Gall Bladder Stone: An Overview
The gallbladder is a small organ about the size of a pear and is located just below the liver. Liver is responsible for producing about 1 litre of bile everyday, of which about 50-75 ml gets stored in the gall bladder and the rest passes directly into the food pipe through the hepatic ducts. Gall bladder stone is stone that forms within the gallbladder.
- Bile is a watery liquid made by the cells of the liver that is important for digesting food in the intestine, particularly fat.
- Liver cells secrete the bile into small canals within the liver.
- These small canals finally unite outside the liver and form into the common bile duct.
From the common bile duct, there are two different directions that bile can flow.
- The first direction is from the common bile duct into the intestine where the bile mixes with food and promotes digestion of food.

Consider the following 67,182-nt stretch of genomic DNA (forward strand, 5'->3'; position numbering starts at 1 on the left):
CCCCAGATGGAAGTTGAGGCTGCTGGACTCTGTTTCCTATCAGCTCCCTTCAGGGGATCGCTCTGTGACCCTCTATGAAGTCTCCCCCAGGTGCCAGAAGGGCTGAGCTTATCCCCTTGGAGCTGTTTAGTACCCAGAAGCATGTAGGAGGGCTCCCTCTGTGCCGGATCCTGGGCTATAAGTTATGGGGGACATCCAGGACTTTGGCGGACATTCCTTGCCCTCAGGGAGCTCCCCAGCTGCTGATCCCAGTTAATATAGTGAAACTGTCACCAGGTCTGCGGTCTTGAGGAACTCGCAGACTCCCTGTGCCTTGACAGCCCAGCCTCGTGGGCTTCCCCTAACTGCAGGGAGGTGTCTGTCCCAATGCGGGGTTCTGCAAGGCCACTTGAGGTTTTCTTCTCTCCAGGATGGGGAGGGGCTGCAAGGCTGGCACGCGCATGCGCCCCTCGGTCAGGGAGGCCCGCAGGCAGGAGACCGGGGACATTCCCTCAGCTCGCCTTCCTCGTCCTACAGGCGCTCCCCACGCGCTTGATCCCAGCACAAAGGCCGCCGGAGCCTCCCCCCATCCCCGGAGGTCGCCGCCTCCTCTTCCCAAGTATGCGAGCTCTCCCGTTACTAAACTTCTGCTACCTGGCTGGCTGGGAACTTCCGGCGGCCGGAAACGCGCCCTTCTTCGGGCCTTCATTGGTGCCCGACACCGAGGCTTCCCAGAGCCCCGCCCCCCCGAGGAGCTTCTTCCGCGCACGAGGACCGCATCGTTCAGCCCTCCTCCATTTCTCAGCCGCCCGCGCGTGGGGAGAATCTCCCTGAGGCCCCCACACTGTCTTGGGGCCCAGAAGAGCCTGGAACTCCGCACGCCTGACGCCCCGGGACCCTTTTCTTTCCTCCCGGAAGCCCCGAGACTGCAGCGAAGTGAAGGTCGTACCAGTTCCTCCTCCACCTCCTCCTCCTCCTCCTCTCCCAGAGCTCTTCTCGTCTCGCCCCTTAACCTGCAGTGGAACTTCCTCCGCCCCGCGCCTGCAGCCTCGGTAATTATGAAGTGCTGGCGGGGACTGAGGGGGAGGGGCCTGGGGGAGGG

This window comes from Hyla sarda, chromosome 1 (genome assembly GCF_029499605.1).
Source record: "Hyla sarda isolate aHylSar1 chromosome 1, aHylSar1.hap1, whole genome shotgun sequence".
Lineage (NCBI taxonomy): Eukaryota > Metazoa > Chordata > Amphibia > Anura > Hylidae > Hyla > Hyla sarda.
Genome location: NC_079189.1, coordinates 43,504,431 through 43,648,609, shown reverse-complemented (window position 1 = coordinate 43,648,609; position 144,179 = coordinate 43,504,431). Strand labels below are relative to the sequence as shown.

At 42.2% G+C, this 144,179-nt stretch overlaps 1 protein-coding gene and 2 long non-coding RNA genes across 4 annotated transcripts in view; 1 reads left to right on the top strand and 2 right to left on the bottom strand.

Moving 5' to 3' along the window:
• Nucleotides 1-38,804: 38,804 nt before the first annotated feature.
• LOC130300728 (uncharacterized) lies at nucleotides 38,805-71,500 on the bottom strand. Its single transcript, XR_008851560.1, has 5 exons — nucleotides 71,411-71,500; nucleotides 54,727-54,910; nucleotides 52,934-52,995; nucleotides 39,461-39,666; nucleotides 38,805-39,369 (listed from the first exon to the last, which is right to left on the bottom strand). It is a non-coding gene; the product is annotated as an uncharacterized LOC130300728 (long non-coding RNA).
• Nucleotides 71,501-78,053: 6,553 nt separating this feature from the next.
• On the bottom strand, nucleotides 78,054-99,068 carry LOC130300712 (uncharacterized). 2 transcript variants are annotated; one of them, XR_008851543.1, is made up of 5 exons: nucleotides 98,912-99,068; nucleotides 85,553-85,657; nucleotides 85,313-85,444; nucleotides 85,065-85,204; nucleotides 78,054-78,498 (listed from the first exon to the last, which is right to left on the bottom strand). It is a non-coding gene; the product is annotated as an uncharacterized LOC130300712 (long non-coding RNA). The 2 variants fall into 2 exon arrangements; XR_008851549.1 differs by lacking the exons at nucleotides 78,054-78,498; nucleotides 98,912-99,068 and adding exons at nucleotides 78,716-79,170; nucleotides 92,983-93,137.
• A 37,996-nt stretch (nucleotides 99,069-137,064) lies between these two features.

- The second direction is into the gallbladder .It acts as storage organ and when a heavy fatty meal is taken, it is secreted or expelled by the gall bladder into the food pipe where it mixes with food and aids in digestion.
- When the metabolism of cholesterol gets disturbed, cholesterol starts depositing in gall bladder resulting in formation of gall bladder stone.
Risk Factors for Formation of Gall Stone
Although there is no definitive reason as to why the gall bladder stone occurs, certain conditions which predispose to gallstone formation are:
- Advancing age especially more than 60 years
- Females are at increased risk
- Obesity is a major risk factor for gall stones formation
- Rapid weight gain or weight loss
- Certain medications like OCPs (oral contraceptive pills), hormone replacement therapy, fibrates etc promote gall stone formation
- Family history of gall stones
- Multiparity or multiple pregnancies
- Bowel diseases resulting in ileal resection or bypass
- People with certain other illnesses like Sickle cell anemia, Hemolytic anemia or Inflammatory bowel disease